Somebody left on top of the plaque an American-style "buddy poppy" – you know, those fake Flemish poppies that the VFW sells on street corners before Memorial Day. Somebody else left a little makeshift wooden cross with a buddy poppy attached. I really had nothing on me of value, so I left an American penny just to show that one of us were there.
Here's a quick story about the Tyneside Scottish and the battle that they fought against German panzers near where this monument now stands on July 1, 1944.
Tuesday afternoon – awesome Norman cider & calvados
Caen (pronounced like the name of the actor who played Sonny Corleone, James Caan) was nearly leveled after D-Day, in the battle for Normandy. It's a city that's seen a lot through the centuries. It's the burial site of William the Conquerer, and has vestiges of antiquity in the old walled city and a majestic Gothic cathedral that survived the war. But otherwise, Caen is largely a clean, modern town re-built after the war.
To illustrate the clash of ages, I ate lunch across the street from the cathedral and near the abbey that houses the body of William the Conquerer, at a trendy, modern place called Beouf et Cow – Beef and Cow. I can't wait to open my own version in the U.S. – Porc et Pig. Here's a picture of our mascot.
More seriously, after lunch, I hit the road to two of the great cider makers that dot the Norman countryside -- the kind that our boys probably stumbled into and out of a few times back in '44. I call the region's abundantly flavorful cider the "champagne of Normandy" ... awesome, bubbly goodness, but made from apples instead of grapes.
There are apple orchards everywhere in Normandy (it's generally too cold for grapes) and cideries and distilleries all over the place, even right along the invasion beaches. One was Domaine Coeur de Lion, which sells its products under the Christian Drouin label, and the other was Vergers de Ducy.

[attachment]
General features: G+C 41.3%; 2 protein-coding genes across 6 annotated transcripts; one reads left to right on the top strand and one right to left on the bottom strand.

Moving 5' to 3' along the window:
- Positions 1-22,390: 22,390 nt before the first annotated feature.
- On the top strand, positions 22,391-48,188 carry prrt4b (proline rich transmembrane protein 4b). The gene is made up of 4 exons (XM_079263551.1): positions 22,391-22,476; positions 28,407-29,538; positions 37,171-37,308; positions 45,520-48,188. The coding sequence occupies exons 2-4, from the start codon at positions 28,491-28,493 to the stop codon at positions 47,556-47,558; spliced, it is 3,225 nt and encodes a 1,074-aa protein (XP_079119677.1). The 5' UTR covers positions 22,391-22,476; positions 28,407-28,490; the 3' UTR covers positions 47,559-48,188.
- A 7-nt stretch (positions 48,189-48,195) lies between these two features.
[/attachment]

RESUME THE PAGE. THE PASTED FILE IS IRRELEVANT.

All the cideries in Normandy make four basic products:
- Cider – a hard cider that usually comes in a sweet and a dry ("brut") variety
- Calvados – apple brandy; essentially, distilled cider
- Pommeau – a blend of unfermented cider and calvados
- Apple juice – just like it sounds. I add a shot of calvados.
The cider is awesome. I love bubbly things: I love beer. It's got bubbles! I don't drink wine because it's typically too acidic for me and because it's incredibly overrated by the food sophisticates of the world, most of whom are incredible snobs. Plus, wine has no bubbles! But I do drink champagne. It's got bubbles! And I love Norman cider. It's got bubbles, too, and plenty of flavor.
It's much different than the sweet, sticky ciders you get in the States or from the big cider makers in the U.K. that ship to American pubs. For one, Norman cider is distinctly rustic ... "barnyard" aromas we call them in the beer-writing world, typical of certain Belgian ales. And I found out why on this trip:
All of the Norman ciders are "spontaneously fermented" - to steal a term from the Belgian beer world. The yeast is not pitched by hand during a carefully controlled fermentation period, as it is with almost all other modern alcoholic products. Norman cider-makers simply crush the apples, put the pulp and juice in a fermenter, and the natural yeasts in the region cause a fermentation.
In the millennia before humans understood the role microscopic yeasts play in the process (essentially, yeasts eat sugars and shit out alcohol and CO2), all alcohol products were made this way: brewers and vintners and cider-makers simply put out a sugary concoction of crushed fruit or malted grain and mother nature did the rest.
The Normans still make their cider this very old-fashioned way and you can taste this gorgeously antiquated method of production when you pour the bubbly liquid from the bottle.
Tuesday morning – Road to Caen
This is about my 25th trip to Europe. So I dig the old country – or the vieux pays as they say here in France. But the one thing that drives me absolutely f'in nuts every single time I go to Europe is that you can't get coffee to go anywhere on the entire friggin' continent. Nobody sells God-damned coffee to go. What kind of Third World cultural sewer doesn't have coffee to go?